But, I still struggled with some of the same issues. Kevin also liked to eat every 2-3 hours and I found myself rushing out and rushing back from errands to make sure I was home in time for the next feeding. After a couple of weeks of this and gaining confidence in myself, I began to seek out nursing rooms, often known as family rooms. I discovered every Babies/Toys 'R Us has them. As well as most malls. I also found myself in several situations where there was none of this, and I had to nurse in public. I even had a situation with Mike yelling at me in front of total strangers for 'showing too much boob'. But I took it all in stride this time and decided f-you all, I am giving Kevin what is best for him!
I also knew my supply would take a dip when I went back to work, so I pumped. I pumped like a madwoman. I built up such a supply in the freezer that I decided to donate a good portion of it. I can now say I helped another infant thrive on my breastmilk! I took a full 17 weeks of maternity leave, and enjoyed every minute of it. I was actually a little sad when I went back to work this time.
At 5 months Kevin started picking up how much he ate. He went from 3-4 oz. per feeding to 5. I was only pumping 4 oz. per session because that's what he had been eating. I nearly panicked. Good thing I had freezer supply to back it up! I also started taking Fenugreek supplements and mother's milk tea. It gave just the little amount of boost I needed to continue to exclusively breastfeed him.
At 6 months we started solids. Again, complete opposite of Amanda. Kevin was not interested at all. Especially from me. I struggled to get him to open his mouth for any food. I purchased the book "Baby Led Weaning" and attempted to give him finger foods. He would have none of it. He would play with it, but nothing went in his mouth. At 7-8 months I was starting to get desperate. He started waking up at night and crying until he was fed. I attempted formula before bed, thinking maybe breastmilk was digesting too fast in his growing body and formula would help him sleep longer. Nope. He wouldn't take it. I mixed the two, but that didn't work either.
Finally at 10 months he suddenly "got" it. He started picking up food and putting it in his mouth. He started eating full meals. Whatever I put in front of him, he ate. He stopped taking any baby food from me at all (he will eat it at daycare though), and I stopped giving it to him. My supply also took a dip around this time (most likely due to lack of sleep & stress about producing enough), AND we had our freezer fail, so I lost the freezer stash I had left. I almost gave up. I almost threw in the towel and said oh well, I made it this far. But for some reason I didn't. I figured we had come this far, why not finish it out!?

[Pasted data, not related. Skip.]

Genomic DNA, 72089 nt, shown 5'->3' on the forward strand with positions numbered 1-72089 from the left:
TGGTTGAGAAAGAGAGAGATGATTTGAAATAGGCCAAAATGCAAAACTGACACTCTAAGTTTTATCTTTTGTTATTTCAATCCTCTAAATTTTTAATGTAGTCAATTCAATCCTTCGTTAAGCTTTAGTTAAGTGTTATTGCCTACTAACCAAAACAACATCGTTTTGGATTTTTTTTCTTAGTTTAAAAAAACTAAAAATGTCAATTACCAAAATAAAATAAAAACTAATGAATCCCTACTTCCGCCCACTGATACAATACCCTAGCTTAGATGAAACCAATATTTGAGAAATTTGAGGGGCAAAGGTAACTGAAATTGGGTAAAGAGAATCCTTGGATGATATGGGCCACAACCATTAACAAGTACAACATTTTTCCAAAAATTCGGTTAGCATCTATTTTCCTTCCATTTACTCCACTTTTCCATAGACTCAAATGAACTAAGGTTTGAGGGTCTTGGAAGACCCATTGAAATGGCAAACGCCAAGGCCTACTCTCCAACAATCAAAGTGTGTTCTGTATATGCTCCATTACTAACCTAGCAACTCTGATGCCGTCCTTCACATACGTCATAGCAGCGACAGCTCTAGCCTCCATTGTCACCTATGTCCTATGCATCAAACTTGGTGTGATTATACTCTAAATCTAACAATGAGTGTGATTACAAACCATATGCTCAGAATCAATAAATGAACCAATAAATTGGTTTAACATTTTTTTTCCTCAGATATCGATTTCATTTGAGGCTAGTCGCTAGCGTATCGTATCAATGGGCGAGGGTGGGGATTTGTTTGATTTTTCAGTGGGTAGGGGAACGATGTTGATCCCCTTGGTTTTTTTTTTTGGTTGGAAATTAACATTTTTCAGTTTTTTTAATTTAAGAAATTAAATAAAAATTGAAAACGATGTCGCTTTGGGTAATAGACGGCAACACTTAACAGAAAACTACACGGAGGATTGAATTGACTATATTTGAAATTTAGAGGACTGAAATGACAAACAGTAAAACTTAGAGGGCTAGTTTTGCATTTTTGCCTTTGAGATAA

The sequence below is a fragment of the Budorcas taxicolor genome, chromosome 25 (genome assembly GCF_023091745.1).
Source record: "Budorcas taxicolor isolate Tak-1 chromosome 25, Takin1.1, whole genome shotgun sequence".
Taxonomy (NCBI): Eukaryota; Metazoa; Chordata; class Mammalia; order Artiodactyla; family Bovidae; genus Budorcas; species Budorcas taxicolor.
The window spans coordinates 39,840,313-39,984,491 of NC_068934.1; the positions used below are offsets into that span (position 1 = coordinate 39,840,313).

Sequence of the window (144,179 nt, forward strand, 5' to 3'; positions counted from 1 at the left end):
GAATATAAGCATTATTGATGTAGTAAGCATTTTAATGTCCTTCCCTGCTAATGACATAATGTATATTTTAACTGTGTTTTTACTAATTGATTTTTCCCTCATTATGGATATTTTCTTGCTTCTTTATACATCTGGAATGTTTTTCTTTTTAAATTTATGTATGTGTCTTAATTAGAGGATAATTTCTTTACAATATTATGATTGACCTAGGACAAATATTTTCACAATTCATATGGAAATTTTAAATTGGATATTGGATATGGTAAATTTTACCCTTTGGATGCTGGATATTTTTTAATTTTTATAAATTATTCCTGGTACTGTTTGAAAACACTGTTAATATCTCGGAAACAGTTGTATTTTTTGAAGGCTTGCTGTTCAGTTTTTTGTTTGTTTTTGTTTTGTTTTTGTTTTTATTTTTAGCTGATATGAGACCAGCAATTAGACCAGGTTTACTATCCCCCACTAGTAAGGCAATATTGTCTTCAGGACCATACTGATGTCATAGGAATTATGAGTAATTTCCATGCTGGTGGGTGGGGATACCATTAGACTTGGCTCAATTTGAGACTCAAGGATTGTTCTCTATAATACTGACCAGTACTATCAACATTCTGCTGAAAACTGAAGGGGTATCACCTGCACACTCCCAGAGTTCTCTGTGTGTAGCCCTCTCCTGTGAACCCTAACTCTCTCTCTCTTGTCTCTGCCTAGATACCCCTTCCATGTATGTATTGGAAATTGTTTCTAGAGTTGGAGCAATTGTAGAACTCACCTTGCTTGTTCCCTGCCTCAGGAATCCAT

So I added another pumping session on my way home from work. This, and the increased solid foods actually allowed me to re-add to my freezer stash. I was able to drop it about 3 weeks later when Kevin finally started sleeping through the night and my supply increased during the day.
I really feel like we cruised through the last 2 months, and it finally got "easy". I still had guilt about taking breaks at work to pump, but I have been very lucky with an understanding boss who never pressured me or made me feel bad for it.
And now I feel like I accomplished a lot, and it was so worth it. We're now at 12 months and I have officially dropped the pumping at work. Kevin still nurses in the morning and when we get home from daycare. I also pump once more before bed, which he gets before bed the next night. I'm still deciding if I want to keep this up for a little bit longer. Kevin seems to really enjoy nursing and sometimes claws at my shirt when we get home until I let him have some, even if he just ate an hour earlier. He took to cow's milk just fine (thank GOD), and our new problem is just getting him to take a sippy cup. The boy refuses any sippy and will only drink from a bottle! But that's another story for another day...
Last year I had him at 1:40am (Birth story here). After getting cleaned up and everything they do, it was nearly 4am. Mike went home to get some sleep, and I was too geared up to sleep. I think I took a quick nap from 5-7am, but was up soon after. The adrenaline and excitement were too much! The hospital had wifi, so I pulled out my laptop and started posting pictures of my newborn. He was perfect in every way! I am still in awe that he decided to come so early (10 days before his due date of August 6)
Since then he has grown so much and is becoming such a little person. Here's some stats: Born: 6 lbs, 2 oz. 12 months: 19 lbs, 3 oz.
Born: 19 inches 12 months: 28 inches
One year ago I had no idea what I was in for with two kids. Double the trouble, but double the love as well. I can't even imagine what we thought was hard about only having one, but I also can't imagine our life without 2 anymore! Every day brings a new blessing, a new adventure.
Do you have tiny little things that really shouldn't irritate you but they do anyway? I do. Here's one of them. Yesterday I used some of my tape at work. When I was finished, the tape dispenser looked like this:
By this morning, it looked like this:
WHY does it collapse like that, and stick to the bottom of the dispenser?? This irritates me. None of my dispensers at home do this. Why only my work one?
This post is inspired by my friend Lyda who posted a bunch of HS pictures on facebook. My title is also the title of her photo album.
No. Really. I attended the North Hollywood High School Biological Sciences/Animal Studies Zoo Magnet. A mouthful right? Apparently they've changed the name to just "Zoo Magnet". Know why it's called that? That's right, it resides in the parking lot of the LA Zoo. Like most people, I have fond and not-so-fond memories of high school. But unlike others, a lot of mine include the animals.
My favorite memory is from a class I took on animal behavior. We actually spent an entire semester studying one animal. We were divided up into groups and each group chose an animal to observe. My group chose the siamang monkeys. In order to get as much class time as possible in one day, our classes were actually double as long, and only met 3 days a week. So Monday, we had all classes. Then we had some of our classes only Tues/Thurs and the other Wed/Fri (or something like that. It may have been Friday we had all classes, I don't remember all the details. This is what happens when you have kids, your memory goes...what was I talking about? Oh ya, siamangs). This gave us time to walk up to the zoo, study, and get back. So we had a good 2 hours we would sit and observe these monkeys and their behavior. We got to know them quite well. So well in fact that the guys in our group figured out how to imitate their distinctive territorial call. It sounds similar to a really LOUD whoop that starts in their throat and comes out like a long "Boo!"